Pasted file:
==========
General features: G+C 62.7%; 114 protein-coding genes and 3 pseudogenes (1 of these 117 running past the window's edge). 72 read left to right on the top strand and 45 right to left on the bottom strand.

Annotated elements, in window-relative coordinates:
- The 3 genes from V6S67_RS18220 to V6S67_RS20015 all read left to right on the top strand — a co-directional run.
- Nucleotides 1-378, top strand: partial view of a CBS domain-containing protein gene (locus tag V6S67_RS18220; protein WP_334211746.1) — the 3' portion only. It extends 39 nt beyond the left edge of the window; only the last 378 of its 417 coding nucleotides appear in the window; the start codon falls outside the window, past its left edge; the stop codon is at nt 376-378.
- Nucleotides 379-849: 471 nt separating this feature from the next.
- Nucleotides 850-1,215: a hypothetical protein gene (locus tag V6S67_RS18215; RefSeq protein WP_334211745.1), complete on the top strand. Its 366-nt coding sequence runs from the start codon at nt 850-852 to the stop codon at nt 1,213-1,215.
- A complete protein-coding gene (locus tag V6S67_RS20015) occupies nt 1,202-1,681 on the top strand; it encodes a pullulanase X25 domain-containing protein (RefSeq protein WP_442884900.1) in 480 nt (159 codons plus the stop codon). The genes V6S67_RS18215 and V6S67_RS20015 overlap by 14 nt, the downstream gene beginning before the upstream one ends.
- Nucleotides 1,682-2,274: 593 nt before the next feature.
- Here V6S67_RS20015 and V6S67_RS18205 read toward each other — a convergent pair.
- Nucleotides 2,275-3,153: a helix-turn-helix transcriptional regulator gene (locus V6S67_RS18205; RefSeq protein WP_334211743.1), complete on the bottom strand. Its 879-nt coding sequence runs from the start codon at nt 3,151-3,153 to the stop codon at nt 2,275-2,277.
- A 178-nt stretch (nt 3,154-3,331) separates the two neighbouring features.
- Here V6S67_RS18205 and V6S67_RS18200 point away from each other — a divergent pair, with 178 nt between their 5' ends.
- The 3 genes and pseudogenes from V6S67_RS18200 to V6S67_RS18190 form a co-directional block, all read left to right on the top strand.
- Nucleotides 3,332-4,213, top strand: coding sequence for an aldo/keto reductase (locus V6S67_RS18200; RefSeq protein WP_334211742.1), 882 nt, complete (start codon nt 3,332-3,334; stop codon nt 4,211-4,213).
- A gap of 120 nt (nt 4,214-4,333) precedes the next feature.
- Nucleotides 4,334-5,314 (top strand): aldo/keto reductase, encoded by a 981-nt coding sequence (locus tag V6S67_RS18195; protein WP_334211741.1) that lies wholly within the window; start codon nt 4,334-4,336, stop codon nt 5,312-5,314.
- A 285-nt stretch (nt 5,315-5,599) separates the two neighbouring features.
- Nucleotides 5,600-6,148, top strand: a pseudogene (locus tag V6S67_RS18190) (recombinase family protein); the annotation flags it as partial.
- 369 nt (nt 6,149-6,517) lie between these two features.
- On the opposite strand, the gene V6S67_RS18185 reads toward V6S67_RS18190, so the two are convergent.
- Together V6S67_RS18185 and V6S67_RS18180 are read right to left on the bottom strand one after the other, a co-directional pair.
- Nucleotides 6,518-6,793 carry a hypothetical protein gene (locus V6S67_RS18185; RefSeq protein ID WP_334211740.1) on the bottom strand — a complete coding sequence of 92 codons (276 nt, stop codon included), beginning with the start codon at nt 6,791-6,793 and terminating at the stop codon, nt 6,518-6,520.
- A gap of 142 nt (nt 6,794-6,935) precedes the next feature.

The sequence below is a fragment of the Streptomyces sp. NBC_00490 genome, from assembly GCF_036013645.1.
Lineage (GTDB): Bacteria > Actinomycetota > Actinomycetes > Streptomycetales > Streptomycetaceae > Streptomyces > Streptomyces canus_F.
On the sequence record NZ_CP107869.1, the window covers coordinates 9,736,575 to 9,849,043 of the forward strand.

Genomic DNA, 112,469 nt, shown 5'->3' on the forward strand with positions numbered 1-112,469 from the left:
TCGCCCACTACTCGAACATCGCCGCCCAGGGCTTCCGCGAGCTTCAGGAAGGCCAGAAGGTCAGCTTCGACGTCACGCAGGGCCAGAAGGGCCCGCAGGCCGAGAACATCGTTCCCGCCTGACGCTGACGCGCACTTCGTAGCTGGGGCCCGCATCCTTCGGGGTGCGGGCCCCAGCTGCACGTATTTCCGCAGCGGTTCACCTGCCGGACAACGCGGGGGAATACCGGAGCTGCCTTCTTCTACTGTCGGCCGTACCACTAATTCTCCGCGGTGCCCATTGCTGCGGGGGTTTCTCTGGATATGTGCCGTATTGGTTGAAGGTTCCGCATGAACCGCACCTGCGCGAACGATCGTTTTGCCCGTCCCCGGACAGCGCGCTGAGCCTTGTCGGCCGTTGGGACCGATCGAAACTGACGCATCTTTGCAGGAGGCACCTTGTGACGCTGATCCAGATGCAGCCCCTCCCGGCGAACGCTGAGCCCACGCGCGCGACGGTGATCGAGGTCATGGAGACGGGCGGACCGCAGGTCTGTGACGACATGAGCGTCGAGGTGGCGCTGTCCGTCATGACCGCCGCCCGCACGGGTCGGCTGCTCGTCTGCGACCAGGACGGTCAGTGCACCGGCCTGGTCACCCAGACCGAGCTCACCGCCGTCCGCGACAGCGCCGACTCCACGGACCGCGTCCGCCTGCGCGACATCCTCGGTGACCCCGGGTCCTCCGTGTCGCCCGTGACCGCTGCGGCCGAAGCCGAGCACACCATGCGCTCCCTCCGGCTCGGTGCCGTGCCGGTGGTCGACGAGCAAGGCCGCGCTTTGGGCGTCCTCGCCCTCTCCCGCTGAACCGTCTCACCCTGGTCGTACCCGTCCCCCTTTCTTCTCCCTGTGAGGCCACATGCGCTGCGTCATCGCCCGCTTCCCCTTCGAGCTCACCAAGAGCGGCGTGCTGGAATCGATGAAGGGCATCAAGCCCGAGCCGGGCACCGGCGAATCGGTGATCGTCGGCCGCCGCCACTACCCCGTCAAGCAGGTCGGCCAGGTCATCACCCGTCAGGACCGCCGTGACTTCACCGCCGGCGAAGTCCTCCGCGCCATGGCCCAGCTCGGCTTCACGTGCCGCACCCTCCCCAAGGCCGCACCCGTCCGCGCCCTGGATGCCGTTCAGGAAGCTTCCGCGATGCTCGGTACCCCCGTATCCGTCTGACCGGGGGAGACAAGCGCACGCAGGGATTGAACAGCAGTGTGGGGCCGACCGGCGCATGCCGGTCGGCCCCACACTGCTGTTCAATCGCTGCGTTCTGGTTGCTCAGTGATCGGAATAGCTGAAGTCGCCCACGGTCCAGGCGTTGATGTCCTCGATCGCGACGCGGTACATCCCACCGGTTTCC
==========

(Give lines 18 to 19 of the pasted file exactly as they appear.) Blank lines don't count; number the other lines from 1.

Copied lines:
- Nucleotides 5,600-6,148, top strand: a pseudogene (locus tag V6S67_RS18190) (recombinase family protein); the annotation flags it as partial.
- 369 nt (nt 6,149-6,517) lie between these two features.